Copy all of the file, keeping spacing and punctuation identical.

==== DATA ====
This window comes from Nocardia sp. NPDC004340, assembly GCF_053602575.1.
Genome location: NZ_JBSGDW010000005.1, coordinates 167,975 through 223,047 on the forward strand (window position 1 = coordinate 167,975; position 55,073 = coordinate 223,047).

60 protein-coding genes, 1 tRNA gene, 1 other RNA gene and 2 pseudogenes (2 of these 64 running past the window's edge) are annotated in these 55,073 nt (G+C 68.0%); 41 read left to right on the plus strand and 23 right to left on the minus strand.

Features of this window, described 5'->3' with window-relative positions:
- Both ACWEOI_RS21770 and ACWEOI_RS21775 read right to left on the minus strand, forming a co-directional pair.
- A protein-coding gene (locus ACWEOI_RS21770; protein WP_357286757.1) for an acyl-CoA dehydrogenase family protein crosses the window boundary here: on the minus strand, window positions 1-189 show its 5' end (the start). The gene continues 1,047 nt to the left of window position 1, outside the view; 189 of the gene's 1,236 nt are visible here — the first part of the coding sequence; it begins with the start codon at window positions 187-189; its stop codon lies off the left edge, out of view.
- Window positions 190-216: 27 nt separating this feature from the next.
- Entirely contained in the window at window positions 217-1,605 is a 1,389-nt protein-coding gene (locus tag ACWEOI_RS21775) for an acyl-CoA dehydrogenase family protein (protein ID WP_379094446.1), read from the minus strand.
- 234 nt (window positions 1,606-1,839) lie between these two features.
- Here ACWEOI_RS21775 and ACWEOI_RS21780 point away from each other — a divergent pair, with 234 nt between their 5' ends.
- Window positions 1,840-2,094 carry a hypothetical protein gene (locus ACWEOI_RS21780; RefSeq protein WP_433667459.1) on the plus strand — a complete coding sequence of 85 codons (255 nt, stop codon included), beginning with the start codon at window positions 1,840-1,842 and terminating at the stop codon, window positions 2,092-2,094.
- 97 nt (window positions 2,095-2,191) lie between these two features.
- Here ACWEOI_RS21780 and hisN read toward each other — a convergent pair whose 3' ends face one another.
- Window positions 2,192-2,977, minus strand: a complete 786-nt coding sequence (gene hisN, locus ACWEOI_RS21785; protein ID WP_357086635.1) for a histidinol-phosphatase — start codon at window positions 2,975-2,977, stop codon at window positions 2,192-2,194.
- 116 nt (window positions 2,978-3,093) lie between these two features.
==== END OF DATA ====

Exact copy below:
This window comes from Nocardia sp. NPDC004340, assembly GCF_053602575.1.
Genome location: NZ_JBSGDW010000005.1, coordinates 167,975 through 223,047 on the forward strand (window position 1 = coordinate 167,975; position 55,073 = coordinate 223,047).

60 protein-coding genes, 1 tRNA gene, 1 other RNA gene and 2 pseudogenes (2 of these 64 running past the window's edge) are annotated in these 55,073 nt (G+C 68.0%); 41 read left to right on the plus strand and 23 right to left on the minus strand.

Features of this window, described 5'->3' with window-relative positions:
- Both ACWEOI_RS21770 and ACWEOI_RS21775 read right to left on the minus strand, forming a co-directional pair.
- A protein-coding gene (locus ACWEOI_RS21770; protein WP_357286757.1) for an acyl-CoA dehydrogenase family protein crosses the window boundary here: on the minus strand, window positions 1-189 show its 5' end (the start). The gene continues 1,047 nt to the left of window position 1, outside the view; 189 of the gene's 1,236 nt are visible here — the first part of the coding sequence; it begins with the start codon at window positions 187-189; its stop codon lies off the left edge, out of view.
- Window positions 190-216: 27 nt separating this feature from the next.
- Entirely contained in the window at window positions 217-1,605 is a 1,389-nt protein-coding gene (locus tag ACWEOI_RS21775) for an acyl-CoA dehydrogenase family protein (protein ID WP_379094446.1), read from the minus strand.
- 234 nt (window positions 1,606-1,839) lie between these two features.
- Here ACWEOI_RS21775 and ACWEOI_RS21780 point away from each other — a divergent pair, with 234 nt between their 5' ends.
- Window positions 1,840-2,094 carry a hypothetical protein gene (locus ACWEOI_RS21780; RefSeq protein WP_433667459.1) on the plus strand — a complete coding sequence of 85 codons (255 nt, stop codon included), beginning with the start codon at window positions 1,840-1,842 and terminating at the stop codon, window positions 2,092-2,094.
- 97 nt (window positions 2,095-2,191) lie between these two features.
- Here ACWEOI_RS21780 and hisN read toward each other — a convergent pair whose 3' ends face one another.
- Window positions 2,192-2,977, minus strand: a complete 786-nt coding sequence (gene hisN, locus ACWEOI_RS21785; protein ID WP_357086635.1) for a histidinol-phosphatase — start codon at window positions 2,975-2,977, stop codon at window positions 2,192-2,194.
- 116 nt (window positions 2,978-3,093) lie between these two features.